“That’s enough,” he interrupted. “You’re a real pro.”
“Thank you. I am actually a professional. I went to seminary and everything.”
“Really?” he asked with a blend of shock and incredulity. “Most of the officiants I work with got ordained online.”
Christmas is always a special time in New York City. With the Rockefeller Center Christmas Tree, the department store window displays, and the throngs of tourists and shoppers, the city sparkles, bustles, and hums during the holiday season. After settling for virtual events and subdued celebrations in 2020, there is plenty of pent-up demand and even expectations for a “normal” New York Christmas this year.
And I know that this sentiment is shared by people throughout the country and even the world – we need a normal Christmas, and we need it now.
This month we offer five resources on celebrating Christmas. Please share this digest with new members of your vestry and extend an invitation to subscribe to ECF Vital Practices to receive Vestry Papers, blogs, and the monthly digest.
Matthew 18:19-20 Again, truly I tell you, if two of you agree on earth about anything you ask, it will be done for you by my Father in heaven. For where two or three are gathered in my name, I am there among them.
We emphasize numbers in the world of churches. We gather and report on numerical data - How many members, average Sunday attendance, number of pledges made, total “pledge and plate” collections. Was that more or less than last year?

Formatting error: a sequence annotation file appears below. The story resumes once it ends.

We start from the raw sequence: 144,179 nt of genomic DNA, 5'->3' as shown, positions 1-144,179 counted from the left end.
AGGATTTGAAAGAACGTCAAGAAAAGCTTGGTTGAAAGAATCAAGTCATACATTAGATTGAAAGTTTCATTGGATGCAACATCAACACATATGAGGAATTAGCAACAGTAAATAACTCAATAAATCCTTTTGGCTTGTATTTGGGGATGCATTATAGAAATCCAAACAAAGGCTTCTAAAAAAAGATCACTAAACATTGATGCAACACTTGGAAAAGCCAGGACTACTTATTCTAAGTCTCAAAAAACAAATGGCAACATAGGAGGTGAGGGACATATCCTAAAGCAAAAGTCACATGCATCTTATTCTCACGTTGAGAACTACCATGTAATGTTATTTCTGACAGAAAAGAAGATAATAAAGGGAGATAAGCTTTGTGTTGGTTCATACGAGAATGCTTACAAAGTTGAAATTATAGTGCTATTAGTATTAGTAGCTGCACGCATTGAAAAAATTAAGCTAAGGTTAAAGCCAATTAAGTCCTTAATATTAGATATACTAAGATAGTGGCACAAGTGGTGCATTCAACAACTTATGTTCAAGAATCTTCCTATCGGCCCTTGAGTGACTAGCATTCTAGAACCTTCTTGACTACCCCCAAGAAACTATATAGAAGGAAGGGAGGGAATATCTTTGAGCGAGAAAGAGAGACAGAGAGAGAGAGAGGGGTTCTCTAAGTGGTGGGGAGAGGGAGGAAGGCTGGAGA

Inevitably, this leads to the way we evaluate congregations. Steady or rising numbers indicate a stable or growing church. Shrinking numbers mean, uh-oh, that church is struggling, or worse.
“If this trend continues, well, someone’s going to have to make a decision to keep that church or close it. Afterall, how can a church with just two or three households survive?” we mutter.
A lot has been thrown at church leaders since the onset of this pandemic. I don’t need to rehearse all the ways we’ve turned on a dime, improvised, and modernized. It’s been amazing to watch The Episcopal Church toss on its lifeless head that worthless, old adage: “We’ve never done it that way…”
All that said, however, there are a number of things we’ve truly lost during the pandemic. Or things we’ve nearly lost, and can very well lose entirely if we’re not intentional about actively working to cultivate and restore them, once again.
One of those things is our bonds of fellowship – “church membership” is the institutional term that comes to mind. Pre-pandemic, we were loosey-goosey about membership requirements, even though we all read the literature that growing churches are growing, in part, because they have clear and high membership standards. Some Episcopalians thought about trying to work on better, higher standards (I’m in that group) but we were just as soon reminded of those sweet, if not dated Anglican values – how important it is to the quality of my ministry that I am also locally planted and available, and thus we consented to that funeral or welcomed that baby at the font.